Miss GRAHAM. Mr. President and my dear, very dear Betty, this is an overwhelming moment, and there is very little to say even if you have an Irish tongue that my grandmother said was hung in the middle. [Laughter]

It's a little difficult for me to talk on such an occasion, but America has stood with me. I did not leave; I did not go to any country until I felt I had something to say from here, and there is one woman here tonight who gave me my first chance. She signed a conote. She was a comaker on a bank, the National City Bank. Her name is Frances Steloff.

I had to have two comakers, and then I paid it off. And it was $1,000, and it was a tremendous amount of money. And then, about 2 years later, I had only one comaker. Then I didn't have to have any. And then, finally when I didn't borrow any more, they came and asked me why I didn't borrow. [Laughter]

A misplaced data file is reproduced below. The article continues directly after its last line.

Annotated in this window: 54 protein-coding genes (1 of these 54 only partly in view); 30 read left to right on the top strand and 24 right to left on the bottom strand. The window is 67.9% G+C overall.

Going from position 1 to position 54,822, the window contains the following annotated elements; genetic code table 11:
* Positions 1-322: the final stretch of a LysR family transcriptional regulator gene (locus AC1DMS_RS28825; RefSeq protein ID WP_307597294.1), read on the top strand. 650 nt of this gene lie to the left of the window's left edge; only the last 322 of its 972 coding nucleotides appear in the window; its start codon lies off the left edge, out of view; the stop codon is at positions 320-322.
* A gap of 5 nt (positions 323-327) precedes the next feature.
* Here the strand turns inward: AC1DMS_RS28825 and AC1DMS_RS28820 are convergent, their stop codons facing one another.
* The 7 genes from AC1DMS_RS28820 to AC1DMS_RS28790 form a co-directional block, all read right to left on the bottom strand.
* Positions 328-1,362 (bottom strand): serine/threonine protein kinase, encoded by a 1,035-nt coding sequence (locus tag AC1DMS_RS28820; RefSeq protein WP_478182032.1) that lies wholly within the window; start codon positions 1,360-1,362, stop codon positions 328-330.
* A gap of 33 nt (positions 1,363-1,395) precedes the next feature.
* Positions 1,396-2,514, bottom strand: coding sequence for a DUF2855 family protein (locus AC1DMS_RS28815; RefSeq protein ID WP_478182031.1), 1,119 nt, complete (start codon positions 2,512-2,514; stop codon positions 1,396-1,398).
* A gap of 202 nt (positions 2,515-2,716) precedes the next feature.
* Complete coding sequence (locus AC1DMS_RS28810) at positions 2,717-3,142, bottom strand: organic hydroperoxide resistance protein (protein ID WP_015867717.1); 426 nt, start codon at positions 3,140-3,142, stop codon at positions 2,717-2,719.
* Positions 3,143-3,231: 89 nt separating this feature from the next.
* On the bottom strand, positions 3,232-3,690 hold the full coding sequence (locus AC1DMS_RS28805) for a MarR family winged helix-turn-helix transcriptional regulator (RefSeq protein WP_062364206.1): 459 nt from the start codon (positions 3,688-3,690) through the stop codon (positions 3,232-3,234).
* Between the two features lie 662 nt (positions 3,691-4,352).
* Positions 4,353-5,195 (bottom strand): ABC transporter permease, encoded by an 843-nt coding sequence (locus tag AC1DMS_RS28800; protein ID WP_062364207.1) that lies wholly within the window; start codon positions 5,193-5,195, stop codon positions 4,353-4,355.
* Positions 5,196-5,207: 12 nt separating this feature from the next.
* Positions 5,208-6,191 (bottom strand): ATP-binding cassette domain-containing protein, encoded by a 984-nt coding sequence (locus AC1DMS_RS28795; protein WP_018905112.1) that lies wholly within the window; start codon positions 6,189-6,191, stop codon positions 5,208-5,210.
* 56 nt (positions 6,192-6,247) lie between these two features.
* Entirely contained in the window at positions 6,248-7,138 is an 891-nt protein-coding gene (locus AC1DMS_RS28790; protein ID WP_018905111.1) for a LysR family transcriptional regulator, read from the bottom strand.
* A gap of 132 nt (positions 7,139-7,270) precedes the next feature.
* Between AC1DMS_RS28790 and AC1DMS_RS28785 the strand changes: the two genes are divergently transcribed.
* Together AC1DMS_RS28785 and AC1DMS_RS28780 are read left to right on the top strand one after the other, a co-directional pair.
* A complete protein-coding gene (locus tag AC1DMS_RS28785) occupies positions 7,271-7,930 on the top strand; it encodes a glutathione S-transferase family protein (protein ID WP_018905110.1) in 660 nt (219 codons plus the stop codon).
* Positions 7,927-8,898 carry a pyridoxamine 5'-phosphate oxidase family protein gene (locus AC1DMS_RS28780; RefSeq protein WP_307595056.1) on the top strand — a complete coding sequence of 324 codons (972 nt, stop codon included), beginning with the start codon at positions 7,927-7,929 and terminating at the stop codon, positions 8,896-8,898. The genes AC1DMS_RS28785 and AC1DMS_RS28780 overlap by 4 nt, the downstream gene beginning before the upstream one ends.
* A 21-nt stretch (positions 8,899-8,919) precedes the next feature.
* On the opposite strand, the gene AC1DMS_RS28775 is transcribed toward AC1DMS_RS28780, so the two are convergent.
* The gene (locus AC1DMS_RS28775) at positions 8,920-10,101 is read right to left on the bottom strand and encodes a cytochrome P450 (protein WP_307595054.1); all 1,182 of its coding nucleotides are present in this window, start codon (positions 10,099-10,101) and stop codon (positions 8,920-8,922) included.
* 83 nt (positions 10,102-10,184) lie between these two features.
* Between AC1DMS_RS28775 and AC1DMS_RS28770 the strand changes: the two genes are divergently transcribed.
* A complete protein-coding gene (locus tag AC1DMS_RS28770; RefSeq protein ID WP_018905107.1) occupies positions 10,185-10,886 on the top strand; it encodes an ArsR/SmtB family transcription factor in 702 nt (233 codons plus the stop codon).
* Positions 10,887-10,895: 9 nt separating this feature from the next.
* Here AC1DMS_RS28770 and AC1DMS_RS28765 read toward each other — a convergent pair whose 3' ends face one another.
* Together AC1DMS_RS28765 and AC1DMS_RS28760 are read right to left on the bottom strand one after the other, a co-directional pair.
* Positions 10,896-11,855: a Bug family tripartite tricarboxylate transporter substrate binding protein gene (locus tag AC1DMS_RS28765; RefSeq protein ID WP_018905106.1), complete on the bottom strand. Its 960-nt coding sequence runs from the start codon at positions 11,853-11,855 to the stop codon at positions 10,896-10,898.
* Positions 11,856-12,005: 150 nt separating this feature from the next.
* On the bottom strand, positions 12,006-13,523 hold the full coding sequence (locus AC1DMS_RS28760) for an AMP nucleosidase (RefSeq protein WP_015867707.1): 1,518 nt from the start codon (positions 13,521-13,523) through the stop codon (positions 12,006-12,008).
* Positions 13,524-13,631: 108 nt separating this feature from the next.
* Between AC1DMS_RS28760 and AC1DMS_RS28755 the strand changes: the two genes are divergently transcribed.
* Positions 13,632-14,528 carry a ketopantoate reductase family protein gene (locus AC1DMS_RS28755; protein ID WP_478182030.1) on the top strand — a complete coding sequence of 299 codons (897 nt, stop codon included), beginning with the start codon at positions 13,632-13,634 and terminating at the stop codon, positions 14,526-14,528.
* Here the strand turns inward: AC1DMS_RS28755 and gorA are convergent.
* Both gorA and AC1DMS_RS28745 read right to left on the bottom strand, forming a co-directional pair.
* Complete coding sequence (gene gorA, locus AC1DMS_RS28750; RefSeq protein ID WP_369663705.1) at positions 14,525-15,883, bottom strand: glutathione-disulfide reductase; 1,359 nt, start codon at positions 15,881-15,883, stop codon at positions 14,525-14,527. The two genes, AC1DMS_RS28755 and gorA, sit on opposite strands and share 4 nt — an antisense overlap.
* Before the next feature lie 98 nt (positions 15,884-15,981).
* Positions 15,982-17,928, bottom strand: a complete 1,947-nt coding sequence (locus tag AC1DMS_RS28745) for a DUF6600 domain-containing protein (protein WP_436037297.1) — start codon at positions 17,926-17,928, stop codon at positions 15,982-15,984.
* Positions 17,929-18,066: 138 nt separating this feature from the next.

But when the President said this lady had said, "How long will you keep this up, Martha?"--it is dreadful, dreadful. She had seen me in Denis-Shawn1 during the floating period. And I am deeply grateful to that period, but time does not stand still. She said this to me. I said, "I will keep it up as long as I have an audience."

1 Ruth St. Denis and Ted Shawn, American dancers and choreographers.

I am dependent on those people to support me, and I can only say that they have, individually and my Government. And I am so happy about your news tonight and your endowment of the arts, because there is a saying in Asia, "They had no poet so they died." In other words, the city, the country had no one to sing or to dance their imagination and their dreams and their faith, so they disappeared from the memory of man.

And I like to feel that those of us who are dancers have contributed toward a singing voice that will go on for a long time, and this is the first wonderful big step, and I thank you.

THE PRESIDENT. May I offer a toast on behalf of Betty and myself to our superstar and a person that truly deserves the Medal of Freedom--Martha Graham.


Note: The President spoke at 10:13 p.m. at a ceremony in the State Dining Room at the White House.
Citation: Gerald R. Ford: "Remarks Upon Presenting the Presidential Medal of Freedom to Martha Graham.," October 14, 1976. Online by Gerhard Peters and John T. Woolley, The American Presidency Project. http://www.presidency.ucsb.edu/ws/?pid=6466.